Optimizing VMs like the JVM do their best work when calls are as direct as possible. The JVM takes a call from A to B, sees that you’re always calling B, and optimizes both methods as if they were one. This is called “inlining”, and it can be done ahead-of time by compilers like GCC or at runtime by optimizing runtimes like the JVM. All the most important optimizations grow out of inlining. Conversely, if you can’t inline B into A, you’re not going to get the fastest-possible execution.

On Java 6 and earlier, JRuby has a hard time making dynamic calls inline. Because there’s a lot of method lookup logic between A and B, we confuse the JVM; it can’t see that A’s dynamic call eventually gets to B, and the two are never apart, so it treats them separately. We still get a great boost from the JVM’s optimizer, since A and B both make a lot of calls into the JRuby runtime. But we’re defeating most optimizations because we don’t have a good way to explain to the JVM “hey…ignore all the logic between A and B, and treat them as a direct call.”

That’s where invokedynamic comes in. With invokedynamic, we’re explicitly saying “this call is special”. The JVM sees the invokedynamic call and asks JRuby “ok…what do I do?” JRuby responds by wiring up a series of MethodHandle objects that take A’s call and wire it all the way to B. But instead of that intermediate logic confusing the JVM, it now knows all that logic is just in service of A’s dynamic call. It knows that B is being called from A, and the two should be optimized together. That’s really amazing.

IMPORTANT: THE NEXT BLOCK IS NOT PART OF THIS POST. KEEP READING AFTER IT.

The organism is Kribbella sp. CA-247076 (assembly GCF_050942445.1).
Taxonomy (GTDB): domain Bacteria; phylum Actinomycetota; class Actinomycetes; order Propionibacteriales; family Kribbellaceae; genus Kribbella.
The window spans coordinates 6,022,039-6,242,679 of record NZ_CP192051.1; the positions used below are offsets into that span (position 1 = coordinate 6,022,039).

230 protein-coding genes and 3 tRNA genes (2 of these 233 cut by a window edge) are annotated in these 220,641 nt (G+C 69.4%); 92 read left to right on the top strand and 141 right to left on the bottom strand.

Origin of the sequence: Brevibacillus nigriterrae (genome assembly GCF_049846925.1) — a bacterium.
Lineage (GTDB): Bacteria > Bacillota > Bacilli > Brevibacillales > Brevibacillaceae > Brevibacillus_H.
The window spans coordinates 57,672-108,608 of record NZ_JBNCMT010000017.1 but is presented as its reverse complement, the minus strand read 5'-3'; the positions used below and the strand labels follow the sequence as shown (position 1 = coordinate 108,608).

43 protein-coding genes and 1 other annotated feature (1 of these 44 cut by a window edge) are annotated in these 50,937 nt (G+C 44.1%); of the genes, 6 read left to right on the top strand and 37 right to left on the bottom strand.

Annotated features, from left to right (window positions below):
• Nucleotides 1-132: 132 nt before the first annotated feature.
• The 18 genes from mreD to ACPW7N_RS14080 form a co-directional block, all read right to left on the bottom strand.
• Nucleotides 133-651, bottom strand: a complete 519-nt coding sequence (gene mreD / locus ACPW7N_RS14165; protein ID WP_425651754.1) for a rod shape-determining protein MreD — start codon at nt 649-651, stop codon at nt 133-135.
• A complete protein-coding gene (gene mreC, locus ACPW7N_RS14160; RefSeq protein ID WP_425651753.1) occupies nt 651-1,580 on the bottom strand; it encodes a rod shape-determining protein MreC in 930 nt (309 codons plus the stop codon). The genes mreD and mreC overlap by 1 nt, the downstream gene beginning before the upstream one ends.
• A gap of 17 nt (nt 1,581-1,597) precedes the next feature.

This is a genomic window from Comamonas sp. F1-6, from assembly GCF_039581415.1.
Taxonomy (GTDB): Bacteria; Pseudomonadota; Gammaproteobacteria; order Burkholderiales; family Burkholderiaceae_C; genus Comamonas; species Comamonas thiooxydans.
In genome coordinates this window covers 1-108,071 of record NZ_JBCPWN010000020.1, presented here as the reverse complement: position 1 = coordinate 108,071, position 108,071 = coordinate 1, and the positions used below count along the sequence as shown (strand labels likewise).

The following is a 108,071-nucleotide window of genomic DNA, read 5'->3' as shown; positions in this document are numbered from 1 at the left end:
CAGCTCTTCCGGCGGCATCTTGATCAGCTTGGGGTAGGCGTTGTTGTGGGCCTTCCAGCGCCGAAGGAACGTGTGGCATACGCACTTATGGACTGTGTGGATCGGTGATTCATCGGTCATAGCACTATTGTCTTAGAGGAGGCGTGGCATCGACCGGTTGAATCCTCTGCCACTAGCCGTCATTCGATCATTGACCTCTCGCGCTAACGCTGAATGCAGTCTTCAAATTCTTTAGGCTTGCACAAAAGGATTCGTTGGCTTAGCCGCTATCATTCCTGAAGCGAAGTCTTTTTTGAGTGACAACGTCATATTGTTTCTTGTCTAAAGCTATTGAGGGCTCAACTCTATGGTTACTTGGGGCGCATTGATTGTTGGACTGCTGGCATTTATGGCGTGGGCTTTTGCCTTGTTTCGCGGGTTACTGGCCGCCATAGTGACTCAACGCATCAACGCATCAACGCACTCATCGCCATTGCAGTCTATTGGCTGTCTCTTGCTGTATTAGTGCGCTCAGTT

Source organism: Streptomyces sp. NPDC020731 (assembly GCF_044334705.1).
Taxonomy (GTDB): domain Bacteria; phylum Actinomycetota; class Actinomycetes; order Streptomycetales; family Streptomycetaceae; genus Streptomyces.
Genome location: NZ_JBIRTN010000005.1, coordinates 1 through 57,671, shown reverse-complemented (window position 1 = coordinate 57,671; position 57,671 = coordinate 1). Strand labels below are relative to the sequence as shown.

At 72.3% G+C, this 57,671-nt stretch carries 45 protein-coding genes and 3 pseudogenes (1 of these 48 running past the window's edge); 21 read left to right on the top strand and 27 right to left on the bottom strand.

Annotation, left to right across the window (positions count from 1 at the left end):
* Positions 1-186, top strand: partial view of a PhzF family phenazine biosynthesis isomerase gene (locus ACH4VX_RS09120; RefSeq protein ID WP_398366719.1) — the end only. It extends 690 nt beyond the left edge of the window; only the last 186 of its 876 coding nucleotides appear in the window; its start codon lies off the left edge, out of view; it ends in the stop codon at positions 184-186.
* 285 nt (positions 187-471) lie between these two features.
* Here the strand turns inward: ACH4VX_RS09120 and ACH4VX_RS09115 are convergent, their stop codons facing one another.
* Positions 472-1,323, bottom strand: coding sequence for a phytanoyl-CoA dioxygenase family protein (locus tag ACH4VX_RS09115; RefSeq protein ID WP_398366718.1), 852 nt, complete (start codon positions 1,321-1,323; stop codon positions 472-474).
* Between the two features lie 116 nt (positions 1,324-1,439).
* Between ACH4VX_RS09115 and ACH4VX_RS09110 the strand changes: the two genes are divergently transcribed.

I’ve seen this in action many times now. I’ve seen the JVM inline Ruby code into Ruby code, without any crazy compiler tricks in JRuby. Even more amazing, I’ve seen Ruby inline into Java and Java inline into Ruby. Yes, that’s right; with invokedynamic, you’ll see optimization happen across all JVM languages; it’s very likely some application out there will see Ruby, Clojure, Scala, and Java all inlined and optimized together. And there’s another incredible benefit for JRuby users: thousands of lines code and hundreds of thousands of bytes of bytecode specifically crafted to support dynamic calls will simply disappear…since invokedynamic eliminates the need for many tricks we utilized in the past.

There’s a very real chance that invokedynamic could improve JRuby performance many times, putting us on par with our statically-typed brothers like Java and Scala. And that means you can write Ruby code without fear. Awesome.

###New IO 2: Eclectic Bugaboo

The addition of InvokeDynamic also fits another theme: things that should have been in the JVM in the first place. NIO2 takes that theme and runs with it.

The “New IO” APIs, added in Java 1.4, fixed a long standing problem for Java developers: matching native IO performance and features. NIO added the ability to read from IO “Channels” directly into native buffers, rather than lifting bytes up to JVM objects. It made real nonblocking IO calls possible by abstracting the standard nonblocking APIs across all platforms (think eselect, kqueue, etc). And it finally gave us direct control over sockets, file streams, memory-mapped regions of disk, raw datagram traffic, and more. It made the JVM a solid platform for high-performance IO.

That was nine years ago. And little has changed since then.